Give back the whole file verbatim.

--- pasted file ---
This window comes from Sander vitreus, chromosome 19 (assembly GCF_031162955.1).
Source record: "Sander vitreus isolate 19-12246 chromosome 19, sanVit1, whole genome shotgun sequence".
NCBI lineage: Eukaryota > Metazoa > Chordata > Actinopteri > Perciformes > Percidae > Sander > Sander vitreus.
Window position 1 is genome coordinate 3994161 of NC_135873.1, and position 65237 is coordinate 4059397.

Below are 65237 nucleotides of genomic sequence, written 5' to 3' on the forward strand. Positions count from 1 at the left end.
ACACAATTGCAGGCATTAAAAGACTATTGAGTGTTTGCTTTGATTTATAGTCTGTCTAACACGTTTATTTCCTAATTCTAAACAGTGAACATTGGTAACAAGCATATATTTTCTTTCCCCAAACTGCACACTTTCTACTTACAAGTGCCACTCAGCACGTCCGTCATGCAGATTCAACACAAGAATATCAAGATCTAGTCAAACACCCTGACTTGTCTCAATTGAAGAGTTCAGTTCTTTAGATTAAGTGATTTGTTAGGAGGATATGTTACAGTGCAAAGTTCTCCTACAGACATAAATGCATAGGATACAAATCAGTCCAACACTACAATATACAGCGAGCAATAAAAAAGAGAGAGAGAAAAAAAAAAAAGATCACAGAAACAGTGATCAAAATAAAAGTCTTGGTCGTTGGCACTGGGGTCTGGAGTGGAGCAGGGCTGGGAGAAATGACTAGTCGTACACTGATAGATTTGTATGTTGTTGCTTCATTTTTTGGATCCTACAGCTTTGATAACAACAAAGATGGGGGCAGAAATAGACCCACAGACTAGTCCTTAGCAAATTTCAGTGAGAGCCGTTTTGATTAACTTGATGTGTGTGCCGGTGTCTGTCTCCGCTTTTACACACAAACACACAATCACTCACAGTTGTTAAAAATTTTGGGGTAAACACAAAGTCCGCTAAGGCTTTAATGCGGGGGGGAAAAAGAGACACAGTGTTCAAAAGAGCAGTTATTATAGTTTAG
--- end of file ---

This window comes from Sander vitreus, chromosome 19 (assembly GCF_031162955.1).
Source record: "Sander vitreus isolate 19-12246 chromosome 19, sanVit1, whole genome shotgun sequence".
NCBI lineage: Eukaryota > Metazoa > Chordata > Actinopteri > Perciformes > Percidae > Sander > Sander vitreus.
Window position 1 is genome coordinate 3994161 of NC_135873.1, and position 65237 is coordinate 4059397.

Below are 65237 nucleotides of genomic sequence, written 5' to 3' on the forward strand. Positions count from 1 at the left end.
ACACAATTGCAGGCATTAAAAGACTATTGAGTGTTTGCTTTGATTTATAGTCTGTCTAACACGTTTATTTCCTAATTCTAAACAGTGAACATTGGTAACAAGCATATATTTTCTTTCCCCAAACTGCACACTTTCTACTTACAAGTGCCACTCAGCACGTCCGTCATGCAGATTCAACACAAGAATATCAAGATCTAGTCAAACACCCTGACTTGTCTCAATTGAAGAGTTCAGTTCTTTAGATTAAGTGATTTGTTAGGAGGATATGTTACAGTGCAAAGTTCTCCTACAGACATAAATGCATAGGATACAAATCAGTCCAACACTACAATATACAGCGAGCAATAAAAAAGAGAGAGAGAAAAAAAAAAAAGATCACAGAAACAGTGATCAAAATAAAAGTCTTGGTCGTTGGCACTGGGGTCTGGAGTGGAGCAGGGCTGGGAGAAATGACTAGTCGTACACTGATAGATTTGTATGTTGTTGCTTCATTTTTTGGATCCTACAGCTTTGATAACAACAAAGATGGGGGCAGAAATAGACCCACAGACTAGTCCTTAGCAAATTTCAGTGAGAGCCGTTTTGATTAACTTGATGTGTGTGCCGGTGTCTGTCTCCGCTTTTACACACAAACACACAATCACTCACAGTTGTTAAAAATTTTGGGGTAAACACAAAGTCCGCTAAGGCTTTAATGCGGGGGGGAAAAAGAGACACAGTGTTCAAAAGAGCAGTTATTATAGTTTAG